Whether Caldara will ever get the attention he deserves is impossible to answer. Suffice it to say that Crawford gave an admirable reading of this undeservedly neglected work. There were so many memorable moments that I’ll only mention a few. In addition to “Per il mar del pianto mio,” a moving aria by Magdalena, there’s “Pompe inutili,” reminiscent of Bach’s great cello obbligato arias from his cantatas; and “La mia virtude,” the concluding aria of Part I, a complex duo which is comparable to those written by any better-known composers of the time.

 Although it is often stated in playbills that a given vocalist will be singing or has sung in a Baroque style, more often than not this is ersatz. Vibrato may be second nature to most singers, but few really reach a level in which “whiteness” and warmth coexist. This was not the case here: all were well-versed in baroque singing style. Guest soloist Hana Blažíková had a remarkably pure voice, but so did Solange Merdinian and, even if less potent, Marcy Richardson did too. Abigail Fischer’s rich mezzo only lacked the heft needed to carry through to the back of the Church. The men’s roles were slighter, but Martin Coyle as Jesus had a strong presence.

 The only misjudgment  ̶  one that had little impact on the quality of the performance  ̶  was the decision to squeeze the entire opera into the second half of the concert; the Jacobs performance runs slightly over two hours. This was accomplished by ignoring the da capo marks that appear at the end of most of the arias. Even without the repeats of the “A” sections, it still ran too long to prevent numerous audience members from leaving early.

 Given the performance of Misere mei, Deus by Allegri, whom the program note calls “a one-hit wonder,” you could see why Crawford wanted to squeeze this little gem into the program. The work is scored for two choirs, but it took a bit of time to realize that the choir in the front of the church was complemented by one in the back balcony. Most striking were the piercing high Cs that came near the end of each of the back choir’s refrains. This mixture of modal chant with the tonal style of the day leaves one awed and chilled by its beauty.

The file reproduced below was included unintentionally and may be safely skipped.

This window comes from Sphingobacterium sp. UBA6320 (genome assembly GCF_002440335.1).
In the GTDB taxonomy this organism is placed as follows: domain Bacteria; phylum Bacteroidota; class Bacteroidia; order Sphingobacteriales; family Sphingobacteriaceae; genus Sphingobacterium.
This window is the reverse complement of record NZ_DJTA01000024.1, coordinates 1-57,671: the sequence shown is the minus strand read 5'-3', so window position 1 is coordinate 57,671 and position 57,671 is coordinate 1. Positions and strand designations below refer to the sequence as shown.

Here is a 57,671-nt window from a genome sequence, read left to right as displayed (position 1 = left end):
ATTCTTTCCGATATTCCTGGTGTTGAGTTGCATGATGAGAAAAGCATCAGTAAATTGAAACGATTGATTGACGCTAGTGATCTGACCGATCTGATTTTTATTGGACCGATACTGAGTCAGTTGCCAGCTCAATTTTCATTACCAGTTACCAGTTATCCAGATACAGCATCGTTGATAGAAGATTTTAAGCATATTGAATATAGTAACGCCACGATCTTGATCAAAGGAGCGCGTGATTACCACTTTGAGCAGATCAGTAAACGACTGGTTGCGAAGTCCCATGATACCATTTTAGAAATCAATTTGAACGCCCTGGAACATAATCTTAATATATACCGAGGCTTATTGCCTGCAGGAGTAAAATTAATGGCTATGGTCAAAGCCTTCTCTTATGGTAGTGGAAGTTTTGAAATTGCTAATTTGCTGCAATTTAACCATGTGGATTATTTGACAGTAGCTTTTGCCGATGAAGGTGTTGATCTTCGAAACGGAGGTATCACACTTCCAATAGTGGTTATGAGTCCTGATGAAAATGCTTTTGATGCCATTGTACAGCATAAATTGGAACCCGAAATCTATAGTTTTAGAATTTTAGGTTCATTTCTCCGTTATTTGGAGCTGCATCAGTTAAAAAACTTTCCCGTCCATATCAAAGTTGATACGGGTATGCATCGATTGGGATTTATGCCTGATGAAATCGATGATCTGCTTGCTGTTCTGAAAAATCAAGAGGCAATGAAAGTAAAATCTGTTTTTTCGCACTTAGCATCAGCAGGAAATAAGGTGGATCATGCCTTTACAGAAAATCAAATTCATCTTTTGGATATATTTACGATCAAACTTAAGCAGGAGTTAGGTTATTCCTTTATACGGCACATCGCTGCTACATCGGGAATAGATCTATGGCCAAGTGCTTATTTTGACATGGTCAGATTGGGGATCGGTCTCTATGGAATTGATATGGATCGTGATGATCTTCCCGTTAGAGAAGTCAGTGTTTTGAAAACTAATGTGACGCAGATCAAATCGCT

One of Torelli’s many trumpet concerti served as a treat between pieces. John Thiessen, the excellent Baroque trumpeter, played his  valveless instrument as if it were no different than today’s keyed trumpets. In fact, it is an impossibly difficult instrument to master, and  Thiessen deserves much praise for making it seem so easy.

 Given the exceptional quality of the Caldara, by comparison the opening Chandos Anthem was less interesting. These choral works were written during Handel’s stay at Chandos, a large estate outside London, where for two years he was the resident composer. Unfortunately, he had limited access to both voices and instruments and, hence, in this anthem there is the strange absence of the viola. Handel borrowed many arias written for earlier works, which gives these anthems a feeling of being a pastiche. Here in the 10th Anthem, for example, he borrows the music for “They are brought down and fall’n” from the much earlier aria in the Italian cantata Lucrezia, “Alla salma.”

 My thanks to all for the hard work that must have been gone into putting this exceptional program together.

Stan Metzger